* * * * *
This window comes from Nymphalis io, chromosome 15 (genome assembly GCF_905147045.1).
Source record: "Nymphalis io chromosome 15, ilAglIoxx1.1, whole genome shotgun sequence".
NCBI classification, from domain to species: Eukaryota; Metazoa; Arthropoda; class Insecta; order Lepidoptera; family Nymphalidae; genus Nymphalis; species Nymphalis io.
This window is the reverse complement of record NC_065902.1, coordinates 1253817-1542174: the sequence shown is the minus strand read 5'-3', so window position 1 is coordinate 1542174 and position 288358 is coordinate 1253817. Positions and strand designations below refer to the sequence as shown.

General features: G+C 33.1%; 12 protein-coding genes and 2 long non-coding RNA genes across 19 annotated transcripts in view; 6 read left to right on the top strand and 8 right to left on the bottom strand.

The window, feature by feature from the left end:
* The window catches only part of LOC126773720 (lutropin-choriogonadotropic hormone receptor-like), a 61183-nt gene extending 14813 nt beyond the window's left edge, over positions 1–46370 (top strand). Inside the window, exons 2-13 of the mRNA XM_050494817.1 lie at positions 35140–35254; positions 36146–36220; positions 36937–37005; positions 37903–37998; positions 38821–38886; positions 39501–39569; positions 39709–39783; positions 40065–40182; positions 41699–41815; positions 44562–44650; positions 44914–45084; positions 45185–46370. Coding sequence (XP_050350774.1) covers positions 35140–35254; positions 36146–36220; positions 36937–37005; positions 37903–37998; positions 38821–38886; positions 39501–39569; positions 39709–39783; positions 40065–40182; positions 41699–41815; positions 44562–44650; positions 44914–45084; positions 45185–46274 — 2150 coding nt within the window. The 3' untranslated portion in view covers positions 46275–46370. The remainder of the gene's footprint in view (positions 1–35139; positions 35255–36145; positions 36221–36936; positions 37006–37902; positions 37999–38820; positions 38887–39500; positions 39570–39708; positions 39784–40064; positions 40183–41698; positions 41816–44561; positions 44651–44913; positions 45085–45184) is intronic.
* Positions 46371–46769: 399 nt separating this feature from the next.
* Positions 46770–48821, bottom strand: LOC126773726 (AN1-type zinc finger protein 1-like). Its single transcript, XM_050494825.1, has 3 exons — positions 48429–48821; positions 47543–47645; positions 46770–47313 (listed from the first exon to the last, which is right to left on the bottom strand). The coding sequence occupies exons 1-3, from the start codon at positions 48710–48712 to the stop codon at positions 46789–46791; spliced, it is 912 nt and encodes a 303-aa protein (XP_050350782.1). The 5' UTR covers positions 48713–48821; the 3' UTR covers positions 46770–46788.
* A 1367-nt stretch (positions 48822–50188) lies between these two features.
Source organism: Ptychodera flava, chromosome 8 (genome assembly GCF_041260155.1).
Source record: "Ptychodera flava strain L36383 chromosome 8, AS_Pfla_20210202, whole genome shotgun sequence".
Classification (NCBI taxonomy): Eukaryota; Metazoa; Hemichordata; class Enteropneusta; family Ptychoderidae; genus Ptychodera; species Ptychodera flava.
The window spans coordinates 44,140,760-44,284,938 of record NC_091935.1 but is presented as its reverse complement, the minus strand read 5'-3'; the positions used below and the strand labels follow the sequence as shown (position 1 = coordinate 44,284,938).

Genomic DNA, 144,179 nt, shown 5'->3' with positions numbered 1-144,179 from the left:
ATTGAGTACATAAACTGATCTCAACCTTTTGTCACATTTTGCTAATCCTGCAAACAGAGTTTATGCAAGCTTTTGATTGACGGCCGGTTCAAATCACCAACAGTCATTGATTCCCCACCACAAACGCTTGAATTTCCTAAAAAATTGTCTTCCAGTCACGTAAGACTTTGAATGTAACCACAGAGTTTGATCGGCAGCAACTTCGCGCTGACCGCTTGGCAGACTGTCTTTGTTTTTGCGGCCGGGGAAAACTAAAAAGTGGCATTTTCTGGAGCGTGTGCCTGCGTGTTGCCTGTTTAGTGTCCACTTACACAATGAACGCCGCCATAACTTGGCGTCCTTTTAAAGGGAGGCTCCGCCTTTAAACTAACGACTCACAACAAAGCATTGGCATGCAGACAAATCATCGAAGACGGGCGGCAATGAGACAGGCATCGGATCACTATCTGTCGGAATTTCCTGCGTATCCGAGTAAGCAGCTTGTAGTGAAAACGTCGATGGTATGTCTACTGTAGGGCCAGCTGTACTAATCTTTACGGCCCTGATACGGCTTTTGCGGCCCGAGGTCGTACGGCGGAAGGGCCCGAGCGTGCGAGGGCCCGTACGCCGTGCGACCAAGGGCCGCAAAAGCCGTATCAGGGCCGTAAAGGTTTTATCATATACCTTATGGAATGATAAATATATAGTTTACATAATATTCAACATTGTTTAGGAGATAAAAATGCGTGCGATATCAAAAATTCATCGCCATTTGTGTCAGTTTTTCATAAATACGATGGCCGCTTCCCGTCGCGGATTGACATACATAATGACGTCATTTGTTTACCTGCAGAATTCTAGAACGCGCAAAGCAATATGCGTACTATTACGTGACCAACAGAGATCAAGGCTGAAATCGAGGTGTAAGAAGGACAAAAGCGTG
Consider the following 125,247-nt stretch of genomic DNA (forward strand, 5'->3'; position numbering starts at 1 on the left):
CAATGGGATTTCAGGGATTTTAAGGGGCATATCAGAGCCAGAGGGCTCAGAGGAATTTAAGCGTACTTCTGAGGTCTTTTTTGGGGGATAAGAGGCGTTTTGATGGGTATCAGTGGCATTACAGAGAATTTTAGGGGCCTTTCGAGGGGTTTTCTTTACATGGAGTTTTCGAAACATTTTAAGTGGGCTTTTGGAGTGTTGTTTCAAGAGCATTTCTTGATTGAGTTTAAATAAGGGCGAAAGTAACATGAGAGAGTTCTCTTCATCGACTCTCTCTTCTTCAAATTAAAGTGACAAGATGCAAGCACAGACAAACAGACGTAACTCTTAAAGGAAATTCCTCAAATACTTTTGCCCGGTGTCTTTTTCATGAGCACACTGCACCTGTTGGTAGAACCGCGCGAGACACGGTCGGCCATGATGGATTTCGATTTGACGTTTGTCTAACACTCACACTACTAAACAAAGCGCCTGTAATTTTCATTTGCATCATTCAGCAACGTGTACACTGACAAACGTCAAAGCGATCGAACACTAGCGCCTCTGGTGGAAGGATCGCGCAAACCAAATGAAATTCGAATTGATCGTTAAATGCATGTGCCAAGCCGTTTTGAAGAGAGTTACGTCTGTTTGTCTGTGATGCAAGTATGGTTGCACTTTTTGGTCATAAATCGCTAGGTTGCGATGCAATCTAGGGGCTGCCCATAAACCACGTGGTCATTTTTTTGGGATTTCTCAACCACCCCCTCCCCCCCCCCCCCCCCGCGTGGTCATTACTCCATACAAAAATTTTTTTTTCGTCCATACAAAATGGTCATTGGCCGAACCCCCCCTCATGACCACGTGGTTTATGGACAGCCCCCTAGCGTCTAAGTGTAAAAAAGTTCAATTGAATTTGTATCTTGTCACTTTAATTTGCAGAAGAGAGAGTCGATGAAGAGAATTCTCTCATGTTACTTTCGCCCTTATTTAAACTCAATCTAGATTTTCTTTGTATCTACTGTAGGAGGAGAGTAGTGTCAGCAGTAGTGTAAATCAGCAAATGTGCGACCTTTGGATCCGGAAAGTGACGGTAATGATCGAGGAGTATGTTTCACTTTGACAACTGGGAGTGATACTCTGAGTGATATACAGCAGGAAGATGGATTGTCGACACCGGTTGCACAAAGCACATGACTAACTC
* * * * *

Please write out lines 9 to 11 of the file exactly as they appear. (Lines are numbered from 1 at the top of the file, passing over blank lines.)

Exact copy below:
* Positions 46770–48821, bottom strand: LOC126773726 (AN1-type zinc finger protein 1-like). Its single transcript, XM_050494825.1, has 3 exons — positions 48429–48821; positions 47543–47645; positions 46770–47313 (listed from the first exon to the last, which is right to left on the bottom strand). The coding sequence occupies exons 1-3, from the start codon at positions 48710–48712 to the stop codon at positions 46789–46791; spliced, it is 912 nt and encodes a 303-aa protein (XP_050350782.1). The 5' UTR covers positions 48713–48821; the 3' UTR covers positions 46770–46788.
* A 1367-nt stretch (positions 48822–50188) lies between these two features.
Source organism: Ptychodera flava, chromosome 8 (genome assembly GCF_041260155.1).